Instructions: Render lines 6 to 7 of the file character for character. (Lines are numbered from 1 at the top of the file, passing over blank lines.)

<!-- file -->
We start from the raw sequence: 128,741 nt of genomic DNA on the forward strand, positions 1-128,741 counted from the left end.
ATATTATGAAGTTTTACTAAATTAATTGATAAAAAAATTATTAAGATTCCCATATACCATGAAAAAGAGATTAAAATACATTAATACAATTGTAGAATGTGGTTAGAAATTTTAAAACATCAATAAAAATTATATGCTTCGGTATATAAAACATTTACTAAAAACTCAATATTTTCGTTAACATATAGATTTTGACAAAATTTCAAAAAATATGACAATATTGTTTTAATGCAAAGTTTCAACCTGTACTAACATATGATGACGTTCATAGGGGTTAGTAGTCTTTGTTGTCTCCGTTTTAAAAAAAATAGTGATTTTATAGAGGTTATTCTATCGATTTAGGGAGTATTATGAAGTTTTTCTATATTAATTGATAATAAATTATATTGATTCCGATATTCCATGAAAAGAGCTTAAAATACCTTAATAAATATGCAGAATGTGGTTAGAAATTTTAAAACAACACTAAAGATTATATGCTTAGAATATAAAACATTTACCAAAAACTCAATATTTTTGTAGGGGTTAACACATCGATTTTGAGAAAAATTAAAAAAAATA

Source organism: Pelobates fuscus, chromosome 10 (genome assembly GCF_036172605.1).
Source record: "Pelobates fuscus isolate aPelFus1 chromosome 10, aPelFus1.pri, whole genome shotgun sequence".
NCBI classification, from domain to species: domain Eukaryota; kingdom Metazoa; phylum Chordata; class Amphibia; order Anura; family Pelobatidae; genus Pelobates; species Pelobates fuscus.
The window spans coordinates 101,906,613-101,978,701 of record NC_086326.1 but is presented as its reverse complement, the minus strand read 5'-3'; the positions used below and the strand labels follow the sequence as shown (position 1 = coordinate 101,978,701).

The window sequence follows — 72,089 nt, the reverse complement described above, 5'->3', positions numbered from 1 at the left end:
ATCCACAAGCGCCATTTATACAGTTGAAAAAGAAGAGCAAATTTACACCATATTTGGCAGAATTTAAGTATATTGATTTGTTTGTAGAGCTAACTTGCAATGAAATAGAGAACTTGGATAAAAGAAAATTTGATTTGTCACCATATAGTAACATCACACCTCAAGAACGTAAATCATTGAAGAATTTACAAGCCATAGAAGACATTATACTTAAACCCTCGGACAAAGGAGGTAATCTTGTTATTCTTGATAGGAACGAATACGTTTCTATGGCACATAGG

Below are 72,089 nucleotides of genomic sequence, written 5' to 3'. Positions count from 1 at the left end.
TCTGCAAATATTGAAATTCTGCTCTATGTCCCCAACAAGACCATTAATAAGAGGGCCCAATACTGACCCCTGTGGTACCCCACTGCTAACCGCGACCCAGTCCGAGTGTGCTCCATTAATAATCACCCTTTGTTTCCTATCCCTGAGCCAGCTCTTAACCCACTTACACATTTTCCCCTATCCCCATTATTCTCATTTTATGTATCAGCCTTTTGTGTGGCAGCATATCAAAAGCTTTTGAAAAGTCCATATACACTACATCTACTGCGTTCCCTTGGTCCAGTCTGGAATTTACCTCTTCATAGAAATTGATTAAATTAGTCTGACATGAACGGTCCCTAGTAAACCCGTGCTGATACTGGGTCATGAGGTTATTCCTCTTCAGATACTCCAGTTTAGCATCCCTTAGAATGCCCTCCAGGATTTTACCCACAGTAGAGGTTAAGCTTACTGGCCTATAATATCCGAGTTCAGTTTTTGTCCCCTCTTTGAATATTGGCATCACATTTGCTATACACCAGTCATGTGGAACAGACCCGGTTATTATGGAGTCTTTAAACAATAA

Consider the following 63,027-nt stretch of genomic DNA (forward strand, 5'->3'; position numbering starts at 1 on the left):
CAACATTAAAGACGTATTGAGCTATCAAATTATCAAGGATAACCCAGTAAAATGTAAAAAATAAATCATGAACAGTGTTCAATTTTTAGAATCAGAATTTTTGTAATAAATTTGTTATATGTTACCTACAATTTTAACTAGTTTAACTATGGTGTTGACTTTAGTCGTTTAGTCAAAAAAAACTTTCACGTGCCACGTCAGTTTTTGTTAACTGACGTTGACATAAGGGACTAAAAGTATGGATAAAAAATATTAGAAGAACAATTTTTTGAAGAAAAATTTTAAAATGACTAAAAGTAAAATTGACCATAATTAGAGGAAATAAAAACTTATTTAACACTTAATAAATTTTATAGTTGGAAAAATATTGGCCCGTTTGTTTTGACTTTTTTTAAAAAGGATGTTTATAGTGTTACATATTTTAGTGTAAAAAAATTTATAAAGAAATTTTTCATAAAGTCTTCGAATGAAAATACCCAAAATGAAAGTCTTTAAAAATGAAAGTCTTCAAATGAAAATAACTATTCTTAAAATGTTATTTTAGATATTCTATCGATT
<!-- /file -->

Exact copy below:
The window spans coordinates 101,906,613-101,978,701 of record NC_086326.1 but is presented as its reverse complement, the minus strand read 5'-3'; the positions used below and the strand labels follow the sequence as shown (position 1 = coordinate 101,978,701).

The window sequence follows — 72,089 nt, the reverse complement described above, 5'->3', positions numbered from 1 at the left end: